M cCain and Feingold are valiantly attempting to crack down on the major abuses that have sprouted in the cracks of the Buckley ruling. The bill closes the soft-money loophole, which is the worst abuse of the current system. Soft money is money donated to and spent by the political parties, ostensibly for reasons other than direct support of candidates, but without limits on who may give or how much. Unfortunately, the Supreme Court ruled last year that spending by a political party cannot automatically be assumed to be “coordinated” with a senatorial campaign. The effect of this decision was to establish that political parties have the same rights as individuals and other kinds of groups to make independent expenditures in the vicinity of an election.
McCain-Feingold says that federal office holders and national party leaders can’t solicit soft-money contributions to state parties in order to evade the limits on hard-money contributions–as they did so bountifully in 1996. Some smart First Amendment lawyers who are doubtful about other parts of McCain-Feingold think this kind of soft-money ban is also OK. But it will surely be challenged.
The reform-heads run into bigger trouble on the other two issues: wealthy candidates who spend gargantuan sums of their own money and phony issue ads that are barely disguised campaign ads. On the first point, McCain-Feingold tries to prevent the Michael Huffingtons of the world from spending more than $50,000 of their own riches by forbidding political parties from making “coordinated” expenditures on their behalf. The device is borrowed from the rules for presidential elections, in which candidates accept spending limits in exchange for government subsidies. Buckley said this was OK because the limits were “voluntary.” McCain-Feingold would forbid political parties to aid their own candidates unless the candidate “voluntarily” accepted the personal spending limit. This might well strike the justices as being more like a stick than a carrot, making the choice not “voluntary” at all.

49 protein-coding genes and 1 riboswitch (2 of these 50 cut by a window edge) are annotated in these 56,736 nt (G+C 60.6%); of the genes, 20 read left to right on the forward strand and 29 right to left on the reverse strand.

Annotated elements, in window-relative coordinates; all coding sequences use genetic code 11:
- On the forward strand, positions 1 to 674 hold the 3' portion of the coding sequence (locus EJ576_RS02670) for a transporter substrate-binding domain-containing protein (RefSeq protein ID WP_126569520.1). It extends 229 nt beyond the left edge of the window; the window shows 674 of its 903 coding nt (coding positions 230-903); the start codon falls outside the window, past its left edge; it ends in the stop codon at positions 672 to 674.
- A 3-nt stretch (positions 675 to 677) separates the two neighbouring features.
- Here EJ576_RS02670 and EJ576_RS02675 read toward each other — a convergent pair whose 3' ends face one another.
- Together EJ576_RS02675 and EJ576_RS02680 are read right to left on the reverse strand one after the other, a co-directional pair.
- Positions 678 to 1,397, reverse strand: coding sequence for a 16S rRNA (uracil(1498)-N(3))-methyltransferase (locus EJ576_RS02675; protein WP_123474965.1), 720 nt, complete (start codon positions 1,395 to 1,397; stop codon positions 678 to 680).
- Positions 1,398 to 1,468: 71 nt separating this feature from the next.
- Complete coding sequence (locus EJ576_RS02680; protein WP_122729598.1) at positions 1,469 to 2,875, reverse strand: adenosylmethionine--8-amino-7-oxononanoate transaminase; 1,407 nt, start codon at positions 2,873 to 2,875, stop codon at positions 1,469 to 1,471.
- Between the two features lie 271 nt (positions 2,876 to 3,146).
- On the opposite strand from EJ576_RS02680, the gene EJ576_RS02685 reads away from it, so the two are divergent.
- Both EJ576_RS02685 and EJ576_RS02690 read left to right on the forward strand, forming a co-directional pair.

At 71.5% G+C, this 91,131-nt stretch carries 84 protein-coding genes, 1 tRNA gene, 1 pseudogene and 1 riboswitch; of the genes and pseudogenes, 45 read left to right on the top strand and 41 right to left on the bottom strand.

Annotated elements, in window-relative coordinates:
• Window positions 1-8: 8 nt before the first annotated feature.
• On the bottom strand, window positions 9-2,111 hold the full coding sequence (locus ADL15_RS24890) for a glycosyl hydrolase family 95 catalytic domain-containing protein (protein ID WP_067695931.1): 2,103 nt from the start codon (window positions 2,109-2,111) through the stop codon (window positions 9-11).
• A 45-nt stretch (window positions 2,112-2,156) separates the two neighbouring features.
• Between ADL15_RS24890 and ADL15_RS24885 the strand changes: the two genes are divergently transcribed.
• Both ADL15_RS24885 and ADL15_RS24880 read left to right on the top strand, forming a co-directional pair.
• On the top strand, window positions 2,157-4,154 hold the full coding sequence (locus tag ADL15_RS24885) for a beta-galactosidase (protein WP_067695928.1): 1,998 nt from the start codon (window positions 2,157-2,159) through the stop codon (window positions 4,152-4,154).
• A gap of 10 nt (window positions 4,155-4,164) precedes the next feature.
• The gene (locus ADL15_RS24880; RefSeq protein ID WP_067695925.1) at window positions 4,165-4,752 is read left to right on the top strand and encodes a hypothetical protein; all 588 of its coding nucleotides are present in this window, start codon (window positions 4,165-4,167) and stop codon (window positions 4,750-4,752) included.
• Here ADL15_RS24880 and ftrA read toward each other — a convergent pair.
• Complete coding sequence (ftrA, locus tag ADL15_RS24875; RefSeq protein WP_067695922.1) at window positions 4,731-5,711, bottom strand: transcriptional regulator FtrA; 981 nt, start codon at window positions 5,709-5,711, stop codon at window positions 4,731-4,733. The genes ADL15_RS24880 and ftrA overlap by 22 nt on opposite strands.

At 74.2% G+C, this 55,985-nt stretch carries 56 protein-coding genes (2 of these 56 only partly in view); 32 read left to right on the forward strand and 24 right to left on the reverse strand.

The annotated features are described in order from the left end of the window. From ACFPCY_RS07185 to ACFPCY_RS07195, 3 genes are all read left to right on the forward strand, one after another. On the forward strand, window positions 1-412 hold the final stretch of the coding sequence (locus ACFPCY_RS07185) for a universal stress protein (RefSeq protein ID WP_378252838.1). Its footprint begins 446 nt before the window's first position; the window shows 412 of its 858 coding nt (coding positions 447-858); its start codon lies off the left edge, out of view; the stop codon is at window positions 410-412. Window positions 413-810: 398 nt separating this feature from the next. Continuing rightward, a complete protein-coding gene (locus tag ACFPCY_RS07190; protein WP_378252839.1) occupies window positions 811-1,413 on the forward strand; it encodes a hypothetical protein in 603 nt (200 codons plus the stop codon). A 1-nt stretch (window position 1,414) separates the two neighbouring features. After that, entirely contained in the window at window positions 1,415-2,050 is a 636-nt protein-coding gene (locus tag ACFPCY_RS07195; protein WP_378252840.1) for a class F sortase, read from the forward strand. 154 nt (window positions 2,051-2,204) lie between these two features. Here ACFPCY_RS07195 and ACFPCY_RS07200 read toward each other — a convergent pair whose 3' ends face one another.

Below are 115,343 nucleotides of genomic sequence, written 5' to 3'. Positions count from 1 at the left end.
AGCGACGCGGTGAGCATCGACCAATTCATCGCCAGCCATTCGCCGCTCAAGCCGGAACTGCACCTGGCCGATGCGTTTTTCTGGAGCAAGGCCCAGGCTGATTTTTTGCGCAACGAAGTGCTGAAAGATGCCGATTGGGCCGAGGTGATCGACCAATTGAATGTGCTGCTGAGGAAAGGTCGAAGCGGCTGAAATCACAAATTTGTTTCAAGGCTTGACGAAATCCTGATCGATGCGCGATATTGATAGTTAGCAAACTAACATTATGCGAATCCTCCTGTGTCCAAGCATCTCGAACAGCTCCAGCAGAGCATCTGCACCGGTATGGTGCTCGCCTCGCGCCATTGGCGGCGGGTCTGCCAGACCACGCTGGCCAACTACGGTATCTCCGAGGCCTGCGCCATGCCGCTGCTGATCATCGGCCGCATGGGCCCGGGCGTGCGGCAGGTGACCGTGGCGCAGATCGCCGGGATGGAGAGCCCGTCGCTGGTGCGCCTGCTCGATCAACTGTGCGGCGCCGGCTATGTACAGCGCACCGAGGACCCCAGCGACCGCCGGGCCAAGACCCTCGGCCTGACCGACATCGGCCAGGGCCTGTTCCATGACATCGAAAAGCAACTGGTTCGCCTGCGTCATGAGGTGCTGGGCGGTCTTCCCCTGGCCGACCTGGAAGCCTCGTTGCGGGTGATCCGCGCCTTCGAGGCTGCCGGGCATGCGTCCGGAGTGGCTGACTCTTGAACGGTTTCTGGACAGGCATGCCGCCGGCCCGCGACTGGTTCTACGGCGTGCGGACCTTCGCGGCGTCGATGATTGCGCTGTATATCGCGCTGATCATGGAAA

The independent-expenditure problem is the most serious. McCain-Feingold attempts to rein in political spending by corporations and unions through expanding the definition of “express advocacy.” In essence, the bill states that any mention of a candidate by name within 60 days of Election Day counts as express advocacy. This standard would make criminals out of the two little old ladies who, in the ACLU’s favorite example, took out an ad in the newspaper on the eve of the 1972 election to protest Nixon’s bombing of Cambodia. Though promoters of McCain-Feingold contend that this redefinition is consistent with Buckley, what they really mean is that they hope the Supreme Court will be prepared to rethink Buckley. Their theory is that the court will look at the mess of recent elections, and decide that the line it drew two decades ago in Buckley is unworkable. Well, it’s a theory.